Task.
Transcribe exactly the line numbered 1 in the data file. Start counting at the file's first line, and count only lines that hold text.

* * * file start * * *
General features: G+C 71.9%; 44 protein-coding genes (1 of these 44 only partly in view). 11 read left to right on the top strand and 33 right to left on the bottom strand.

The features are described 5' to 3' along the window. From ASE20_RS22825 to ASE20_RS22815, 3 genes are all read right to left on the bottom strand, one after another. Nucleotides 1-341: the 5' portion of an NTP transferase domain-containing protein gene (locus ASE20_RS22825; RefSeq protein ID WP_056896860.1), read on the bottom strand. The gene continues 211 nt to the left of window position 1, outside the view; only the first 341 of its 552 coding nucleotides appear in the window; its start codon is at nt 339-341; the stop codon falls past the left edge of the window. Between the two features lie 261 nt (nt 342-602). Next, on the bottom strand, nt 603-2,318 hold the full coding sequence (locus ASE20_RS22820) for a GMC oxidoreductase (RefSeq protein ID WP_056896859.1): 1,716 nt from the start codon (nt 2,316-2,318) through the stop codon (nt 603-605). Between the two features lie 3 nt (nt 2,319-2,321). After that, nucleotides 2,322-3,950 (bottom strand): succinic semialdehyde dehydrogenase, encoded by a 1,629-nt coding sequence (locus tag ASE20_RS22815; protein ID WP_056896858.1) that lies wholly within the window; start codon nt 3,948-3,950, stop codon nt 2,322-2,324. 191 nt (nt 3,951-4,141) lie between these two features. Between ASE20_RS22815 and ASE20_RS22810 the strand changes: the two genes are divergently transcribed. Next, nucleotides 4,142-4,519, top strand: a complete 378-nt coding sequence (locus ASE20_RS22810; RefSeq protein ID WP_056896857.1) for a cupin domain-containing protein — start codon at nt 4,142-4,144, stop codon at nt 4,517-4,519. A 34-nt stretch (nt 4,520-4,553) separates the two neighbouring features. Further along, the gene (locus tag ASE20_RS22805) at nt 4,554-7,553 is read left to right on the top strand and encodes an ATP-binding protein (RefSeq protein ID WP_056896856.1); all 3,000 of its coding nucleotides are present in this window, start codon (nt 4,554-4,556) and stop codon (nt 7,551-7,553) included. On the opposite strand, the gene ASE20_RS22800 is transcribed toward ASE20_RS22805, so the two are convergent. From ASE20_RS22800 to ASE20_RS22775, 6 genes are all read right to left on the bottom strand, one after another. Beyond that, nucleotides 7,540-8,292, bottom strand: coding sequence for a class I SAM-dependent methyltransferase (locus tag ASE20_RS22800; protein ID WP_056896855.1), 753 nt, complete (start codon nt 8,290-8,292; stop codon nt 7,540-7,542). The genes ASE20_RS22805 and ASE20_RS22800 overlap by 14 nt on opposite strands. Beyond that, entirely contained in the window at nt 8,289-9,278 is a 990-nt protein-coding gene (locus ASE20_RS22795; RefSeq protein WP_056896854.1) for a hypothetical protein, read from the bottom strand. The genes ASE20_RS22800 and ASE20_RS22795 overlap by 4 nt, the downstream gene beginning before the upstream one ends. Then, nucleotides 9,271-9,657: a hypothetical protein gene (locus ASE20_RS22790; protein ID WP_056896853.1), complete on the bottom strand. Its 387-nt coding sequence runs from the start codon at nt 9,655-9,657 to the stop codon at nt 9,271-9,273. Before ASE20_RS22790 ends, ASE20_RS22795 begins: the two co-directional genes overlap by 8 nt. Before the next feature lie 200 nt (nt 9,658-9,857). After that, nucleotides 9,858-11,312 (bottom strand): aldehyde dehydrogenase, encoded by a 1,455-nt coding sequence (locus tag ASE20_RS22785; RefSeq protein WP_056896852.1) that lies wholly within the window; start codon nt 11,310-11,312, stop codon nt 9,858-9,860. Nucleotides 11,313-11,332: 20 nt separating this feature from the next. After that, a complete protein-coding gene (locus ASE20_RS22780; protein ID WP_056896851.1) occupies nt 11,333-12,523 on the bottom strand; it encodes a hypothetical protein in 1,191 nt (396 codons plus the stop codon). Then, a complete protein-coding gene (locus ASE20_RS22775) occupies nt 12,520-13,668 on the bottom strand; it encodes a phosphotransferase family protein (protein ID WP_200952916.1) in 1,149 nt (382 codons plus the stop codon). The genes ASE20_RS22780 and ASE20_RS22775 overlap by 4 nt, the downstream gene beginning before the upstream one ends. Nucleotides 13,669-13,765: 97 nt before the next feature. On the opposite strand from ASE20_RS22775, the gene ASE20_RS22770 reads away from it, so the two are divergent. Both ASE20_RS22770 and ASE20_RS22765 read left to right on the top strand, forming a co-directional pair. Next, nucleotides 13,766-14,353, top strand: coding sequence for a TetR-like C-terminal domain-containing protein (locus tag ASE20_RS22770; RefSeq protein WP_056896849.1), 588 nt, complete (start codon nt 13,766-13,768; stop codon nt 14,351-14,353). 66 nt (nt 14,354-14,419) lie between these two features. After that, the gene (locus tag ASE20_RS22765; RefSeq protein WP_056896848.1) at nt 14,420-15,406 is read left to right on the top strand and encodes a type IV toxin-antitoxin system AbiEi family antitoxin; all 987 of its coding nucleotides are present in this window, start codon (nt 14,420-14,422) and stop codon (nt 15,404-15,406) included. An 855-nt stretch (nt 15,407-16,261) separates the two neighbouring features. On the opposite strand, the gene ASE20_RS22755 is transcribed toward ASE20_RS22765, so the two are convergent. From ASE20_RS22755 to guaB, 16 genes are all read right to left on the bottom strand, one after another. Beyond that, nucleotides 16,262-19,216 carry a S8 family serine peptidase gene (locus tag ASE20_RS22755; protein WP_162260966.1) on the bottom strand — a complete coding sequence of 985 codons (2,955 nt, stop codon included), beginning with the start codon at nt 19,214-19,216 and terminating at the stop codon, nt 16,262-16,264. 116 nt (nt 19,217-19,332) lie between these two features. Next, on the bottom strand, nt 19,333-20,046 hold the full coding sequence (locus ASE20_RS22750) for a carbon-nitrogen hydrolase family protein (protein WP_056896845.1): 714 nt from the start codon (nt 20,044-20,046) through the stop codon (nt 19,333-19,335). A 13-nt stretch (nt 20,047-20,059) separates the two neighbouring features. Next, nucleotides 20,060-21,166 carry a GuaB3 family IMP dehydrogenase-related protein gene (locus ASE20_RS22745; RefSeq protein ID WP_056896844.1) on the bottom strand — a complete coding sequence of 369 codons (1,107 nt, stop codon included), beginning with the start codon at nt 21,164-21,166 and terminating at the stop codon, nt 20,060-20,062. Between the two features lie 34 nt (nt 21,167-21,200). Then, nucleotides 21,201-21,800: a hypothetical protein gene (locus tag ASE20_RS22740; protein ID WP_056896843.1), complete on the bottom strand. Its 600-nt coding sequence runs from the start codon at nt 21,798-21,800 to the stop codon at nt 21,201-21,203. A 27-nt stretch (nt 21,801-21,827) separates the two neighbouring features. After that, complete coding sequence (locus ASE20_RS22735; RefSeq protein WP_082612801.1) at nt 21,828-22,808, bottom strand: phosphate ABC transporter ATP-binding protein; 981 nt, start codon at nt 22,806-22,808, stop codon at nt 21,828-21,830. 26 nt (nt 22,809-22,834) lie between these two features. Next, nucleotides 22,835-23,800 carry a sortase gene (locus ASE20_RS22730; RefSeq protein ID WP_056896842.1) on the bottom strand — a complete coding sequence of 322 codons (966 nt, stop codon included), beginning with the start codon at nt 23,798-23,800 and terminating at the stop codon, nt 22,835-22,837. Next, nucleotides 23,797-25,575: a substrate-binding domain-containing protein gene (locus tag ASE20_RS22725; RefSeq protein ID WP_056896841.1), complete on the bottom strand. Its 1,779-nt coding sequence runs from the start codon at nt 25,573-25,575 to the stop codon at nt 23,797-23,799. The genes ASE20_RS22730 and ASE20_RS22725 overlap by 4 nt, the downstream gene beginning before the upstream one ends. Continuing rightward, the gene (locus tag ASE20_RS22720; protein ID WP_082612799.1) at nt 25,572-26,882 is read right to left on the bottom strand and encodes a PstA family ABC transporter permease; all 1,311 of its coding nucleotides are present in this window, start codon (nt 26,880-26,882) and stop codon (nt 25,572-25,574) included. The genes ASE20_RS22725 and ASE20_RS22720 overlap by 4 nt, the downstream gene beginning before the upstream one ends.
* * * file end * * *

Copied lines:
General features: G+C 71.9%; 44 protein-coding genes (1 of these 44 only partly in view). 11 read left to right on the top strand and 33 right to left on the bottom strand.